The license plate, PRAXIS, on the 1997 Toyota RAV4 Kyla Lee, MD ’98, FACP, has owned since medical school aptly describes her approach for teaching and mentoring medical students. 

With Ancient Greek origins, the word “emphasizes the importance of critically reflecting on practice, ensuring that practice is grounded in theory and ensuring that practice contributes to how we understand theory and the context in which we operate,” according to the blog Sustaining Community.

“If we can have deep thinkers who figure out how to do things in the world, that’s how we bring about change. And that has always been an important part of my journey,” says Lee, an internal medicine physician at Gundersen Health System in La Crosse, Wisconsin, who became president of the Wisconsin Medical Alumni Association (WMAA) in July 2022.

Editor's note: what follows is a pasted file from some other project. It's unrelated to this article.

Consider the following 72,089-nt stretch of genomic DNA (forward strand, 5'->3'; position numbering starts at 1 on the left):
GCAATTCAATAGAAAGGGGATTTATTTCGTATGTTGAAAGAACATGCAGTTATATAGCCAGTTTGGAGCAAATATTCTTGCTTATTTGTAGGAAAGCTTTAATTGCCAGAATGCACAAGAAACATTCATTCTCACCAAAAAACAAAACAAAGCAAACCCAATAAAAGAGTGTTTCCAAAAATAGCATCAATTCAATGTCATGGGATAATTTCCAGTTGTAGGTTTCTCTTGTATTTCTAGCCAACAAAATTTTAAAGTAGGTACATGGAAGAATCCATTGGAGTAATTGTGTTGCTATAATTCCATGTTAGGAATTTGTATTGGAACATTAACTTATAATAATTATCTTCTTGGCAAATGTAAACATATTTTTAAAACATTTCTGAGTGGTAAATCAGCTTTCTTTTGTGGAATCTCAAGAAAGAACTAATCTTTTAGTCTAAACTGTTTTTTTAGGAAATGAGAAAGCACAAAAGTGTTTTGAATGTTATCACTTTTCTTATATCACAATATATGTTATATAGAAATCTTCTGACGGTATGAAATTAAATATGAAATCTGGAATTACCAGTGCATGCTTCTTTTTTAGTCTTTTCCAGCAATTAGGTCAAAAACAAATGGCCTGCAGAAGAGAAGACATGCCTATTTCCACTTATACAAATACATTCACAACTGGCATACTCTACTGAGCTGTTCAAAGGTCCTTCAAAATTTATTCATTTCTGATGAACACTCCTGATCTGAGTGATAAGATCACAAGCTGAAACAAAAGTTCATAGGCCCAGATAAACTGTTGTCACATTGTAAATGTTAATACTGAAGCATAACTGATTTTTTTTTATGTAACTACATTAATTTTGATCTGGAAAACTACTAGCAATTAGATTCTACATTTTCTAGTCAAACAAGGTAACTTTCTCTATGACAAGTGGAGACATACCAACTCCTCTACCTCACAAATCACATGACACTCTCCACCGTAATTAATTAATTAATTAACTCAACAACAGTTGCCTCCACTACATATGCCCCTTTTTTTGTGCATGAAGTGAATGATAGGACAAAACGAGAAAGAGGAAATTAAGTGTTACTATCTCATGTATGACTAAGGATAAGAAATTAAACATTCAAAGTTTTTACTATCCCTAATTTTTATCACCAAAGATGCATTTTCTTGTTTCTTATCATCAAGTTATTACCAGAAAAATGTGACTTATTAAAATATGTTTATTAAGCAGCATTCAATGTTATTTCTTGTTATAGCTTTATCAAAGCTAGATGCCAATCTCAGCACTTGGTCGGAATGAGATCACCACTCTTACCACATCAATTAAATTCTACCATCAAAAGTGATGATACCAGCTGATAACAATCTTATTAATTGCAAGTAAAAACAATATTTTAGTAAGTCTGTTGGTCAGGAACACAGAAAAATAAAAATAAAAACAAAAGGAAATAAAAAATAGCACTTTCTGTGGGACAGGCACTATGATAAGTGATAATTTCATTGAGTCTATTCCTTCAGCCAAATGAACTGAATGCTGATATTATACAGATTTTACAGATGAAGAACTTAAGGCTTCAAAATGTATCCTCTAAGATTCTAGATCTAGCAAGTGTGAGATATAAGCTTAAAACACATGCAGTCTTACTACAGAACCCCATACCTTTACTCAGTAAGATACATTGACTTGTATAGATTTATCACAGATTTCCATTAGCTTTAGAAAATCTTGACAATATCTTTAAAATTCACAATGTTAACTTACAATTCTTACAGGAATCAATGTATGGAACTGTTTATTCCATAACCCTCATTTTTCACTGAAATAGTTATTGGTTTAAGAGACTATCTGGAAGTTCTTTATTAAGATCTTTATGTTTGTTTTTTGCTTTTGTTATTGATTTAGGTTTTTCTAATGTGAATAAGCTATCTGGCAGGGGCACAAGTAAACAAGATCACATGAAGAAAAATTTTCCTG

Kyla Lee, MD ’98, FACP (center), relishes the opportunity to mentor medical students. Pictured is the group that completed their rotation in 2022. Back row (left to right): David Alderman, Lee, Kaitlyn Landry; front row: Ruby Gravrok, Mark Saari, Alli Zeman, Carley Sprackling. —Photo by Brooke Doval/Gundersen Health System

Lee holds a clinical adjunct faculty position at her medical school alma mater—the University of Wisconsin School of Medicine and Public Health (SMPH)—and has been a member of the WMAA Board of Directors since 2013. She aims to help strengthen the SMPH’s success, with an emphasis on cultivating relationships among students and alumni. The WMAA does this in many ways, such as supporting scholarships, boosting the efforts of student clubs and hosting events that foster interactions among medical trainees and alumni.